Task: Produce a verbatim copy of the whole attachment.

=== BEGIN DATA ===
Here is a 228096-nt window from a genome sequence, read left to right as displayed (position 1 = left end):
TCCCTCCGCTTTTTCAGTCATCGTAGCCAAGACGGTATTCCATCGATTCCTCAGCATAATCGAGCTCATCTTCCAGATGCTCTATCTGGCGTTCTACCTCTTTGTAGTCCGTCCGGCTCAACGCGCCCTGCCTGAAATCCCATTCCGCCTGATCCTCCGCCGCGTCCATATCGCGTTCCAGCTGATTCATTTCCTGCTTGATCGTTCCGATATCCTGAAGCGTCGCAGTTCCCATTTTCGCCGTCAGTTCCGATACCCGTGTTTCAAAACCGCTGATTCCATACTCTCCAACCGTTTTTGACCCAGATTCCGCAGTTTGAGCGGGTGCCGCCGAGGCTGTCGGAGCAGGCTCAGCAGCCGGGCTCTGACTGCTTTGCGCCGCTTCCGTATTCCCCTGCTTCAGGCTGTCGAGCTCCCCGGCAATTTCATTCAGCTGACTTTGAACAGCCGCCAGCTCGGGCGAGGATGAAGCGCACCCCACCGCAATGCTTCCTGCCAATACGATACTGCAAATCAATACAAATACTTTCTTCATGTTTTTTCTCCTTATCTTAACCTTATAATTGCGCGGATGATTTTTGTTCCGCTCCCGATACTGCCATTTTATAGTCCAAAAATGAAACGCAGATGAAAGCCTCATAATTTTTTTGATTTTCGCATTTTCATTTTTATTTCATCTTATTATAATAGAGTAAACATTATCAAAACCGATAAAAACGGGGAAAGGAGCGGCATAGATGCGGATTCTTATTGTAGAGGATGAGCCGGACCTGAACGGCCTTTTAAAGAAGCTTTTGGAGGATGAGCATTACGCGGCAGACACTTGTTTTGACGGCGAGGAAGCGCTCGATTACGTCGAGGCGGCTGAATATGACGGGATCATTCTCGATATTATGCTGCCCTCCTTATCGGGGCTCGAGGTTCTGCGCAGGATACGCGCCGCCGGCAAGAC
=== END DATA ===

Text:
Here is a 228096-nt window from a genome sequence, read left to right as displayed (position 1 = left end):
TCCCTCCGCTTTTTCAGTCATCGTAGCCAAGACGGTATTCCATCGATTCCTCAGCATAATCGAGCTCATCTTCCAGATGCTCTATCTGGCGTTCTACCTCTTTGTAGTCCGTCCGGCTCAACGCGCCCTGCCTGAAATCCCATTCCGCCTGATCCTCCGCCGCGTCCATATCGCGTTCCAGCTGATTCATTTCCTGCTTGATCGTTCCGATATCCTGAAGCGTCGCAGTTCCCATTTTCGCCGTCAGTTCCGATACCCGTGTTTCAAAACCGCTGATTCCATACTCTCCAACCGTTTTTGACCCAGATTCCGCAGTTTGAGCGGGTGCCGCCGAGGCTGTCGGAGCAGGCTCAGCAGCCGGGCTCTGACTGCTTTGCGCCGCTTCCGTATTCCCCTGCTTCAGGCTGTCGAGCTCCCCGGCAATTTCATTCAGCTGACTTTGAACAGCCGCCAGCTCGGGCGAGGATGAAGCGCACCCCACCGCAATGCTTCCTGCCAATACGATACTGCAAATCAATACAAATACTTTCTTCATGTTTTTTCTCCTTATCTTAACCTTATAATTGCGCGGATGATTTTTGTTCCGCTCCCGATACTGCCATTTTATAGTCCAAAAATGAAACGCAGATGAAAGCCTCATAATTTTTTTGATTTTCGCATTTTCATTTTTATTTCATCTTATTATAATAGAGTAAACATTATCAAAACCGATAAAAACGGGGAAAGGAGCGGCATAGATGCGGATTCTTATTGTAGAGGATGAGCCGGACCTGAACGGCCTTTTAAAGAAGCTTTTGGAGGATGAGCATTACGCGGCAGACACTTGTTTTGACGGCGAGGAAGCGCTCGATTACGTCGAGGCGGCTGAATATGACGGGATCATTCTCGATATTATGCTGCCCTCCTTATCGGGGCTCGAGGTTCTGCGCAGGATACGCGCCGCCGGCAAGAC